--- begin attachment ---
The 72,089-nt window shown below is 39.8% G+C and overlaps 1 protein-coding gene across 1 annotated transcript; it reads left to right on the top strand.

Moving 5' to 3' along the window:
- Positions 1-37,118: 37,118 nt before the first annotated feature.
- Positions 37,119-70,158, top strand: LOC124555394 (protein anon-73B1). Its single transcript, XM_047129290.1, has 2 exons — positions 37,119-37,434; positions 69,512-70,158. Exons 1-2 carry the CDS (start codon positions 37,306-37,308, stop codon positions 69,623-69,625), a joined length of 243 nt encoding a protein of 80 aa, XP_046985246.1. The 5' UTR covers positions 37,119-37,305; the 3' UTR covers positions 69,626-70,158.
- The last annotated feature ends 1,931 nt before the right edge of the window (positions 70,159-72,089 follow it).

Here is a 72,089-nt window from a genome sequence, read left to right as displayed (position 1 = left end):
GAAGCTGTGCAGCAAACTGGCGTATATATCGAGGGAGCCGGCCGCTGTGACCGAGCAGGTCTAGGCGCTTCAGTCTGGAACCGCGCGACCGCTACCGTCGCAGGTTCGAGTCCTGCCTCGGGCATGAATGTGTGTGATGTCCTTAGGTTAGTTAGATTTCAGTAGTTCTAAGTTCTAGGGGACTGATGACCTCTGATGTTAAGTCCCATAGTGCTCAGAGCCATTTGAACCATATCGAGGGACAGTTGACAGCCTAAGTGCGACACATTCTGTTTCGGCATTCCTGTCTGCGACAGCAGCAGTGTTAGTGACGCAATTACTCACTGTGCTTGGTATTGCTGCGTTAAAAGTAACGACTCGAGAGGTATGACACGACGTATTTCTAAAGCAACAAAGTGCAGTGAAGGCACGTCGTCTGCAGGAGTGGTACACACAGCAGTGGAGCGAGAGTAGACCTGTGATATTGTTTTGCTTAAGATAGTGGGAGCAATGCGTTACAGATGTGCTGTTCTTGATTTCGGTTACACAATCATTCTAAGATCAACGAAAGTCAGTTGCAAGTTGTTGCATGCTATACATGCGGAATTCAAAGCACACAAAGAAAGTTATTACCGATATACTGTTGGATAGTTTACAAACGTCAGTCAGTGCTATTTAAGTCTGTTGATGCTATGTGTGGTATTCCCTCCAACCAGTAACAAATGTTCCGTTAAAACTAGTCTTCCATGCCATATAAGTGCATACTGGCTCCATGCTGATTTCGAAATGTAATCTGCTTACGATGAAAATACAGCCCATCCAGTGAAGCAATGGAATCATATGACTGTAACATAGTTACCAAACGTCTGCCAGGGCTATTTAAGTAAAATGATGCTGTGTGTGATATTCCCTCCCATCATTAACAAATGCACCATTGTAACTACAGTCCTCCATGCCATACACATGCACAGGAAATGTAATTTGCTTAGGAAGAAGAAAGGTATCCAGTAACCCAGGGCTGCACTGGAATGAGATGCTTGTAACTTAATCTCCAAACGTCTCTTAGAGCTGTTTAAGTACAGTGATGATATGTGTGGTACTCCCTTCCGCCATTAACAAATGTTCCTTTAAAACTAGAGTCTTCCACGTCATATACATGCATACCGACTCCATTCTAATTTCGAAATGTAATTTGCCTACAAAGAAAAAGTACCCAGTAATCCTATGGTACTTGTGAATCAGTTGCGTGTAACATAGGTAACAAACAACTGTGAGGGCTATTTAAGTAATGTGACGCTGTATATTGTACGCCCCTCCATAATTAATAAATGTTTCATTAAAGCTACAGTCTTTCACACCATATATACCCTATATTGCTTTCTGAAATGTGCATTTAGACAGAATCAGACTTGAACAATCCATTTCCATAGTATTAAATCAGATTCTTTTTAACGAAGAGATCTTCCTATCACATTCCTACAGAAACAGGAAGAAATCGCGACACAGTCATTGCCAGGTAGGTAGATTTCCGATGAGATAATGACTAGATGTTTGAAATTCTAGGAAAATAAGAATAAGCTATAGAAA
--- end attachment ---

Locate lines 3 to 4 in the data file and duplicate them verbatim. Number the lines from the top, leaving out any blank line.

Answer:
- Positions 1-37,118: 37,118 nt before the first annotated feature.
- Positions 37,119-70,158, top strand: LOC124555394 (protein anon-73B1). Its single transcript, XM_047129290.1, has 2 exons — positions 37,119-37,434; positions 69,512-70,158. Exons 1-2 carry the CDS (start codon positions 37,306-37,308, stop codon positions 69,623-69,625), a joined length of 243 nt encoding a protein of 80 aa, XP_046985246.1. The 5' UTR covers positions 37,119-37,305; the 3' UTR covers positions 69,626-70,158.